Solving more than #FirstWorldProblems

They have fewer staff and much less money in their social media budgets yet nonprofits are leaving brands in the dust when it comes to innovation.

Small Oklahoma charity WaterIsLife found worldwide recognition for its video about the #FirstWorldProblems Twitter meme through the eyes of impoverished Haitians.


It immediately struck a chord with a social media audience and has more than 2.5 million views on YouTube. Even if only a fraction of those views result in donations or social connections, it will still be a huge success for the tiny nonprofit.

Meanwhile, in brandland, Coke is still using its Facebook page to distribute vintage cola pictures and McDonalds is promoting an offline monopoly game. Yawn.

Give a little

The key to nonprofit innovation, it seems, is need. A joint Idealware/MAP for Nonprofits study in 2011 found organisations who were able to make small investments in technology became much more efficient.

‘An individual identified a need, connected it with existing technology, and improved his or her organization’s ability to deliver services,’ Laura Quinn wrote about the findings.

Marketing strategist Brian Reich puts it more bluntly. The little m media founder says organisations have to innovate or they will die, leaving in the lurch those people they were trying to help.

“We are at this incredible moment with the evolution of tools that nonprofits can play this really exciting role looking past incremental changes and … do things we didn’t think were possible,” he told the Nonprofit Technology Network (NTEN).

“If you’re addressing hunger and poverty, you go slow and safe while the world hockey-sticks, people suffer. There are real consequences to our inability to move at the speed the world is going.”

It goes both ways

Not only are charities using technology to innovate but technology innovators like internet startup companies are increasingly using their powers for good.

Social enterprise has been around since the dawn of time but recently companies have been doing more than donate money – instead offering their staff and resources to the nonprofit sector.

Stanford University associate professor Debra Dunn told the New York Times said nonprofit and business sector managers had realised they had plenty to learn from each other.

“We went through all these decades where we had nonprofits that thought business was evil and sustainability was irrelevant,” Ms Dunn was quoted as saying.

“Now there has been an influx of business thought. People are saying, ‘I have enough money and I care’.”

Jack be nimble, Jack be quick

I left a high-paying job in newspapers in early 2011 to work for a small nonprofit health agency because I wanted to give something back to my community. I felt like the world was moving too fast in the wrong direction and I wanted to do something to slow it down.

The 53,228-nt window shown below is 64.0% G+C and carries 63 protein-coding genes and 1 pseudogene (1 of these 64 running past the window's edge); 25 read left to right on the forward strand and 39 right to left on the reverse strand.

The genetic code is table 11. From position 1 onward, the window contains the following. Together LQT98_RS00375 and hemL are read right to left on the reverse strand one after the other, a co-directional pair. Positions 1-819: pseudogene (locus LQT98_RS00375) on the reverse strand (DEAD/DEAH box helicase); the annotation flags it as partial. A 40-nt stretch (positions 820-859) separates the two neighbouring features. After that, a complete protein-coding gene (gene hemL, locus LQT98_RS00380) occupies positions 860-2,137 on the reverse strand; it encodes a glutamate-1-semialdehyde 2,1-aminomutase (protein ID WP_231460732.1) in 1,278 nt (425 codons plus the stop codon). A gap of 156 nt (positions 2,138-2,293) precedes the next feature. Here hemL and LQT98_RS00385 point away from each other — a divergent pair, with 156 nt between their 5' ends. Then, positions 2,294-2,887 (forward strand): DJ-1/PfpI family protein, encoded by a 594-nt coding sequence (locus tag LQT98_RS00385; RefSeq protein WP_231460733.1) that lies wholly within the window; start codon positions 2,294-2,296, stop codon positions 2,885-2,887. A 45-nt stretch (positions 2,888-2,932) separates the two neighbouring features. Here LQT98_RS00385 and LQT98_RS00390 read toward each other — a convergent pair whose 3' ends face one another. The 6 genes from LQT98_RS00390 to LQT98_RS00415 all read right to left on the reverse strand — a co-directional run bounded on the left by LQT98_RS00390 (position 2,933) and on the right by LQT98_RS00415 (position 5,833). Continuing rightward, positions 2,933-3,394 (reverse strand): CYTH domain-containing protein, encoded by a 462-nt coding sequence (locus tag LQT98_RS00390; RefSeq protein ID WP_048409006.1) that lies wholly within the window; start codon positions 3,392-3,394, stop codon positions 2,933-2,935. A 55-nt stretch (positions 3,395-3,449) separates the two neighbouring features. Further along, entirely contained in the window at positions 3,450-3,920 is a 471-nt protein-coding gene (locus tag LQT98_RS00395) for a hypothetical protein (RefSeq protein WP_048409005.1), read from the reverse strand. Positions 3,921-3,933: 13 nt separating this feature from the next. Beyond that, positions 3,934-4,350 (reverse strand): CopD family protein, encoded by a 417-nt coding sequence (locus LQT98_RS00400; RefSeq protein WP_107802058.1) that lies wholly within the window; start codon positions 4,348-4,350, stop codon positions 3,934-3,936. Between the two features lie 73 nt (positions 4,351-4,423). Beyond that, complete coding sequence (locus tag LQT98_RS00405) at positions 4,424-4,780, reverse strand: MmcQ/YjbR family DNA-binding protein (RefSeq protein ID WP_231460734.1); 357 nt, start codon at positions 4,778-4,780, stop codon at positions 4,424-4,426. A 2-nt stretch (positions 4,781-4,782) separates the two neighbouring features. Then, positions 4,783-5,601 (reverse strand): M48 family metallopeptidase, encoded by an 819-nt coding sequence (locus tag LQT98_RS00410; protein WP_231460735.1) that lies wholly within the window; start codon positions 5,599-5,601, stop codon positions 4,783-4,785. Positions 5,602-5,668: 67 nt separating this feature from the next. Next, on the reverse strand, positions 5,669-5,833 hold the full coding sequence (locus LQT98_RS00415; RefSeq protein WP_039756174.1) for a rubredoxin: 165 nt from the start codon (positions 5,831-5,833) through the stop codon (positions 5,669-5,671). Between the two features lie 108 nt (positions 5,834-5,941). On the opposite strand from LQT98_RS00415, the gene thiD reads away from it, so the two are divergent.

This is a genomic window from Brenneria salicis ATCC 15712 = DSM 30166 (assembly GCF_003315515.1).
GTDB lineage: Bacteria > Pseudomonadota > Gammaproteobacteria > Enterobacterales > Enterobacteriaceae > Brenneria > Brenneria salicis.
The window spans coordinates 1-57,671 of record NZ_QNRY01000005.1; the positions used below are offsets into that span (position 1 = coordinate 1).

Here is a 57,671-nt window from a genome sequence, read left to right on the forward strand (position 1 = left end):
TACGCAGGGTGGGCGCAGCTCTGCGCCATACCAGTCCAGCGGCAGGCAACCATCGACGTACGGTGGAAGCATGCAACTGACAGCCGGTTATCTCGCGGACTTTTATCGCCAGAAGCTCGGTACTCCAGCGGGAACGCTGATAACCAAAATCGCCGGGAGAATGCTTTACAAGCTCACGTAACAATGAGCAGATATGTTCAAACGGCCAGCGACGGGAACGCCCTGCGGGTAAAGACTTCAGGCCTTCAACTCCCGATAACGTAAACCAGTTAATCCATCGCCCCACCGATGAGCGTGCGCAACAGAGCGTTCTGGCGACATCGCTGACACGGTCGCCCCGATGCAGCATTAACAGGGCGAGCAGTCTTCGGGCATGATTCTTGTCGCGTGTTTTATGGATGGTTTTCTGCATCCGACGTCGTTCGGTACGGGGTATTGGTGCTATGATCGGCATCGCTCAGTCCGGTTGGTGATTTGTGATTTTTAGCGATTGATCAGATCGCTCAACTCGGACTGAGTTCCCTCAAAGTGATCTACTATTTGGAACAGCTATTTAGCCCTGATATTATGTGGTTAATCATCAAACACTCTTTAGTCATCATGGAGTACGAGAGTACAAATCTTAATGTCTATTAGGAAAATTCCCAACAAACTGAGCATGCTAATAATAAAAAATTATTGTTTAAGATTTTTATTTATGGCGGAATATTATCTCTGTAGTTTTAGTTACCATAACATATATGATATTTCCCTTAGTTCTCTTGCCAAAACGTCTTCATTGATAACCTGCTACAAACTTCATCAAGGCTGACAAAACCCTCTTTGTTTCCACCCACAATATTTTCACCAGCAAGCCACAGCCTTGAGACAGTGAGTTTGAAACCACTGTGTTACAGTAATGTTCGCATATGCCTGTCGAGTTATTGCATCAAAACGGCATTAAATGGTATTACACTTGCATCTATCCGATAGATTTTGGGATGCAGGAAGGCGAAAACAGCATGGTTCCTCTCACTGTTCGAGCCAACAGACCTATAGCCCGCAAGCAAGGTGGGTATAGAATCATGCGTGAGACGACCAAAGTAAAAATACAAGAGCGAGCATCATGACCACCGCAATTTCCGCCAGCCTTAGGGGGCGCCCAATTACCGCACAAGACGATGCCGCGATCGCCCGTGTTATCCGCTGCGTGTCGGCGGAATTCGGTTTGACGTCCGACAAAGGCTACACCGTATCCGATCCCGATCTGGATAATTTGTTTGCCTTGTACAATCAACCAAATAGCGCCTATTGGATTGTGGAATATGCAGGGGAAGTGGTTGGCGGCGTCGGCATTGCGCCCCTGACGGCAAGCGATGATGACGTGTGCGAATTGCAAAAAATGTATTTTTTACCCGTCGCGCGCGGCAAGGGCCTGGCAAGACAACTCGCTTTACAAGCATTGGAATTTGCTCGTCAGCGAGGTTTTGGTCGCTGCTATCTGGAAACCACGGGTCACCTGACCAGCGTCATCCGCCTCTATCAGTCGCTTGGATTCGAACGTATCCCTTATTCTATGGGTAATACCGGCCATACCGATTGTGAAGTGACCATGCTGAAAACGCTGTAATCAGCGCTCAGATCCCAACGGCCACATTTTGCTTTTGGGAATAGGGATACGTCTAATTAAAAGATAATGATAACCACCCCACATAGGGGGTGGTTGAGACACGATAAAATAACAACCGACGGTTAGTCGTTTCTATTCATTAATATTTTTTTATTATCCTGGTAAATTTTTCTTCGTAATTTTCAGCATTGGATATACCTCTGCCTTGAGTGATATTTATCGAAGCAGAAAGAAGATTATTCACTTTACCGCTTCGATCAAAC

My beloved, who is the IT manager of a housing charity, has a note on his desk that he was given in his first few days at work: “What we do makes a difference, which means you make a difference.”

In order to make the world better, we have to run our organisations better, which means we have to work better.

This is the main thrust of organisational change consultant and author Jamie Notter, who says good nonprofits have to be four things: open, trustworthy, generative and courageous.

Nonprofit benchmarking study Forces for Good authors Leslie R Crutchfield and Heather McLeod-Grant agree.

“The most successful nonprofits, we found, spend most of their time trying to change entire systems by advocating for government policies, tapping into the power of free markets, nurturing nonprofit networks, and building movements of evangelists—individual volunteers and supporters who advance their cause,” they wrote in a blog for the Stanford Social Innovation Review.

“And to be effective at influencing external systems, they share leadership internally and adapt quickly to changing conditions. These then were the six practices that great nonprofits use to have markedly more impact than their peers.”

I find the courage to innovate comes from a need to do better for my community – which might explain why big brands are failing.

NASA's social media team brings life to Curiosity.
NASA’s social media team brings life to Curiosity.

What courage looks like

At the crossroads of social education and politics sits the shiny behemoth that is NASA.

At a time when science is threatened on economic and cultural fronts, it   is no accident that the social media geniuses at the Jet Propulsion Laboratory are taking the organisation’s work to the masses in such an entertaining, engaging and relevant way.

You won’t find the @MarsCuriosity Twitter account asking for crowd-funding or lamenting the quality of science education in schools. Inherent in its funny, timely tweets is the heart of the matter: that science is hella cool. Every time it is retweeted, it adds to its cheer squad for scientific discovery.

New York charity PopTech’s executive director Andrew Zolli says despite their success, nonprofits have their work cut out for them.

“(The world is) connecting systems in ways that we don’t understand until they fall apart,” he told Philanthropy.com

“We’re all ballroom dancing in the minefield. In an environment like that, we have to be able to prepare our companies, our communities, our organisations to be able to deal with those disruptions.”

LyndalCairns.com’s social media page has more tips and tools.

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